Patrick Siparo – NRT Regional Coordinator, Ngare Ndare

Donations… and conservancies address insecurity in the north

I am reposting this as I have just figured out how to make the photos larger!

Thanks so much for our first donations from Kathleen l, Nicole K and Mary H – it is very much appreciated, thank you all.

Been an interesting few weeks in NRT as usual – mainly revolving around security issues in the north. With the lack of government capacity to deal with insecurity thoughout most of the areas we are working in, it is left to the conservancy security scouts to follow up on incidents of road bandity and livestock theft – let alone any poaching that may occur. Over the last two weeks, conservancy scouts from Namunyak, Sera, Kalama and West Gate conservancies were involved in following up several trucks that were held up on the main ‘highway’ between Kenya and Ethiopia. This meant days out in the bush tracking the bandits with no shelter and food supplies running low. A teenage boy who was returning home from school aboard one of these trucks disappeared into the bush when the bandits attacked – disorientated and no doubt very scared he walked further and further away from the road into the wilderness. The scouts and community members who joined in the search finally found him after 6 days – it had been difficult to track him because of all the rain in the area, but thankfully the rain meant there was also plenty of water around for him to drink and he was found near a water hole (with elephants all around!). The dedication of these conservancy scouts continues to amaze me, if it weren’t for them, this boy would certainly have died.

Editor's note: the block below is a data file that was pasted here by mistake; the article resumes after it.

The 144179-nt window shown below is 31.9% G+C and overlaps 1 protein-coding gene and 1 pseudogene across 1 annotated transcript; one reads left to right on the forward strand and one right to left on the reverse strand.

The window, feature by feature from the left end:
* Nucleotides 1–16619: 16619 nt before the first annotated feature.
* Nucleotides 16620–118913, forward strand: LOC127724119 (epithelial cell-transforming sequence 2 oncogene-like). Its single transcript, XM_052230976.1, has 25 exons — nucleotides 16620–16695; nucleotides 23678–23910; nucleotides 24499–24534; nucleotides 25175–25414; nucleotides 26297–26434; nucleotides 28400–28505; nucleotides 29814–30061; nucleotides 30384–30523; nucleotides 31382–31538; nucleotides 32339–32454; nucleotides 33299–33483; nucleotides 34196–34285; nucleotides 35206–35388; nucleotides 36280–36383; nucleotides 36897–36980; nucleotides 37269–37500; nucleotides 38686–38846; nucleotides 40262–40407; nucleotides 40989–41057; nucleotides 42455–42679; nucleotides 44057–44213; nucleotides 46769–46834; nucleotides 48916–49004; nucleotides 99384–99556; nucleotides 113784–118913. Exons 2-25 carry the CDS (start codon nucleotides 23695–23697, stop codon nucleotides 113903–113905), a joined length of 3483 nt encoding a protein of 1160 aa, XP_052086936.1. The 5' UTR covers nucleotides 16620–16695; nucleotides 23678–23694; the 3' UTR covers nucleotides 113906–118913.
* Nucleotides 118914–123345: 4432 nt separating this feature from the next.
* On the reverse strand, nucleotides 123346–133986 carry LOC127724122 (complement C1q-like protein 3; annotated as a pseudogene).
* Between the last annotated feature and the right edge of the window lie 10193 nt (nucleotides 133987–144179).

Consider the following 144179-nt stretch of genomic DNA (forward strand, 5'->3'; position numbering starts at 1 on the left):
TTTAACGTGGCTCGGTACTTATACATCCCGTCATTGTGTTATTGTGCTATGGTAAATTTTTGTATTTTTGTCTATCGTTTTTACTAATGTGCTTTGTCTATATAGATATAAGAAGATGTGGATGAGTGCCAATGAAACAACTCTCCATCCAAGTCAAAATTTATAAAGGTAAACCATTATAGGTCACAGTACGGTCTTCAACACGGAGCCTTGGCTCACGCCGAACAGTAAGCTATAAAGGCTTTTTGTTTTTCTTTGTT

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Trucks transporting livestock and other goods are the only means of public transport in the north – passengers ride on top of truck; Sera Wildlife Conservancy scouts

In another incident last week Kalama scouts successfully returned over 50 cattle that had been stolen – although it involved a shoot out with the bandits, luckily no one was killed or injured.

Following the recent spate of security incidents, the Samburu and Rendille communities living in this area held several meetings over the last few days together with the conservancies NRT, Lewa and government officials. As part of the way to address the insecurity the communities have come up with a home-grown solution … elders are undertaking a ‘road-cursing ceremony’ over the next few days. I will bring you more on this once I have details……..

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Armed conservancy scout & dommunity members at a security meeting earlier this year